Printer Friendly, PDF & Email

Despite Temptation, Keep Media Out Without Prior Authorization

With new research funding flowing to help develop tests and treatments for COVID-19 amid intense interest from the media, it would be only natural for academic medical centers, medical schools and other HIPAA covered entities to want to showcase their work helping manage the unprecedented pandemic.

But a word of caution: When patients or research subjects might be shown on camera or identifying details mentioned in print or online, HIPAA protections continue to apply, despite the public health emergency. And the HHS Office for Civil Rights (OCR) is watching.

Since the public health emergency was declared in March, OCR has been issuing various waivers of enforcement, indicating it would be lenient in certain circumstances if privacy, security and/or breach notification rules are violated.[1]

But its most recent announcement ran in the opposite direction. Last month OCR issued new FAQs about “restrictions to media access,” clarifying, for example, that “masking or obscuring patients’ faces or identifying information before broadcasting a recording of a patient is not sufficient, as a valid HIPAA authorization is still required before giving the media such access.”[2] Obtaining prior permission is something OCR is stressing.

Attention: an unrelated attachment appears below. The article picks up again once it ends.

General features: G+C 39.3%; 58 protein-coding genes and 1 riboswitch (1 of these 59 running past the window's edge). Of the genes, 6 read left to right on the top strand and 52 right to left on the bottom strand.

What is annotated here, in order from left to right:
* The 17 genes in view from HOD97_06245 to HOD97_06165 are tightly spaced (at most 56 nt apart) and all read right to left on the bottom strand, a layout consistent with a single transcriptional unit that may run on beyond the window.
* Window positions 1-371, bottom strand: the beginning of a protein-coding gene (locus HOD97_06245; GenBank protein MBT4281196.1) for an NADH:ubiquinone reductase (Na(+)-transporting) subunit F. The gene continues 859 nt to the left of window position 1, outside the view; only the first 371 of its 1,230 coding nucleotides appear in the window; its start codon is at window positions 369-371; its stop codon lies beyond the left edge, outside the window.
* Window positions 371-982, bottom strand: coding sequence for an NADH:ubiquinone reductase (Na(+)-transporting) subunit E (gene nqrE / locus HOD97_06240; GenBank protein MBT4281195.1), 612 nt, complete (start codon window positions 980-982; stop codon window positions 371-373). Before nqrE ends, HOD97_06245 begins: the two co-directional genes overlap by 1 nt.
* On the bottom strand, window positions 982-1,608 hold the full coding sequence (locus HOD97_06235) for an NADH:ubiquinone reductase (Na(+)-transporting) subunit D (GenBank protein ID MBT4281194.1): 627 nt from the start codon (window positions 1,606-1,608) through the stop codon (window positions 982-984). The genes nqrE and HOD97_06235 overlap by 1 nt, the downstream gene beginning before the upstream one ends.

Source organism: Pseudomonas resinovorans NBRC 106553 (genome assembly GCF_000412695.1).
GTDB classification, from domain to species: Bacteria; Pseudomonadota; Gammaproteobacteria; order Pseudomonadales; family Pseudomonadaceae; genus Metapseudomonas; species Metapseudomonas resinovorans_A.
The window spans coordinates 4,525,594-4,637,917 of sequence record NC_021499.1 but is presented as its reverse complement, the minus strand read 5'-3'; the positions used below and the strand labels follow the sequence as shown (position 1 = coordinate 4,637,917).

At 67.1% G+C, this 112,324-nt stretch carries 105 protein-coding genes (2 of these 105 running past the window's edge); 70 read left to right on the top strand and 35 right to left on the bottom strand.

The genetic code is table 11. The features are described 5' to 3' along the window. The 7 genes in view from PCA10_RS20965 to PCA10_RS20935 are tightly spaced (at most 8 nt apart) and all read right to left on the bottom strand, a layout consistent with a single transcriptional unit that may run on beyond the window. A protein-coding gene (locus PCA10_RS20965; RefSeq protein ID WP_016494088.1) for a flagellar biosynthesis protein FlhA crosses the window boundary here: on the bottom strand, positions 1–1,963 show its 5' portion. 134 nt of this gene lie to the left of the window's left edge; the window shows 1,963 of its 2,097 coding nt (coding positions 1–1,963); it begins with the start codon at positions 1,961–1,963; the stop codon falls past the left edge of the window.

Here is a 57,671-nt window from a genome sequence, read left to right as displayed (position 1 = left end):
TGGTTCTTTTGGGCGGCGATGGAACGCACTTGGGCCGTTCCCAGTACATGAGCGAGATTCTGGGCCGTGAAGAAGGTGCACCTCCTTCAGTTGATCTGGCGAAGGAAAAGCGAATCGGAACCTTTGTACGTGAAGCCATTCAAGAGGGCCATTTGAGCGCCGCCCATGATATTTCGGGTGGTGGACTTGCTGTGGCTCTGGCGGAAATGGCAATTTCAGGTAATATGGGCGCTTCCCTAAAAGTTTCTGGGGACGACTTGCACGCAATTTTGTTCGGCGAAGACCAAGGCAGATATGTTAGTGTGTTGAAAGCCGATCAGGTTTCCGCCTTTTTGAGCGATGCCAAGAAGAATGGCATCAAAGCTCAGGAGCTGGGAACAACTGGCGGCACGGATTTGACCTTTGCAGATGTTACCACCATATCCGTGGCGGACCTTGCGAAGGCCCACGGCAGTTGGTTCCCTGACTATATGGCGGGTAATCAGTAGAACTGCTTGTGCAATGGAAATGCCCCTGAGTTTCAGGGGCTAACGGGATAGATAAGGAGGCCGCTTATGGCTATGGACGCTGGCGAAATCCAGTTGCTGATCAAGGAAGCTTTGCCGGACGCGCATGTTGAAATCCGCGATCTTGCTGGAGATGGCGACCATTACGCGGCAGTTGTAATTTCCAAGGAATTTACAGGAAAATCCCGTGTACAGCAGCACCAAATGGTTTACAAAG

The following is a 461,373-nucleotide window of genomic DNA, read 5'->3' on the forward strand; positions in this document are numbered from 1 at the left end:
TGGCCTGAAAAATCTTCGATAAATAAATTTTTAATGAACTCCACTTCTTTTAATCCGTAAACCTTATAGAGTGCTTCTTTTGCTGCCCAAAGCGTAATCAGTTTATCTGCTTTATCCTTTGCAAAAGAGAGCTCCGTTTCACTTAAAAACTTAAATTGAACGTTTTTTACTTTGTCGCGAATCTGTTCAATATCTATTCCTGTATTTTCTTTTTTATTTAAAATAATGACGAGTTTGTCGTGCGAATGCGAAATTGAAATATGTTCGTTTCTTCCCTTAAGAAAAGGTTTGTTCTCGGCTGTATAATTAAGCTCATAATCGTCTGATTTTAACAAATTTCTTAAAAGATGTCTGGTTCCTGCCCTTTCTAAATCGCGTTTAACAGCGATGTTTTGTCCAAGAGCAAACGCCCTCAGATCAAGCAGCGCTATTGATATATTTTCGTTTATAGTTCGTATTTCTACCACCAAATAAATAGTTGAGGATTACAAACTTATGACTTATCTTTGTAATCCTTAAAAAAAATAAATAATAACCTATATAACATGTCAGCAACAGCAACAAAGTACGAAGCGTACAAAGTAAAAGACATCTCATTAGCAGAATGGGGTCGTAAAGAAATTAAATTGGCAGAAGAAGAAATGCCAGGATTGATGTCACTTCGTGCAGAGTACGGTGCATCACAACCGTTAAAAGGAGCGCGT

Gone are the days when public relations officials might permit a media crew to walk through a hospital or research facility on a promise (perhaps in writing) that no patients would be identified, or that, if they were going to be, the journalists would retroactively get signed HIPAA authorizations.

This document is only available to subscribers. Please log in or purchase access.

Would you like to read this entire article?

If you already subscribe to this publication, just log in. If not, let us send you an email with a link that will allow you to read the entire article for free. Just complete the following form.

* required field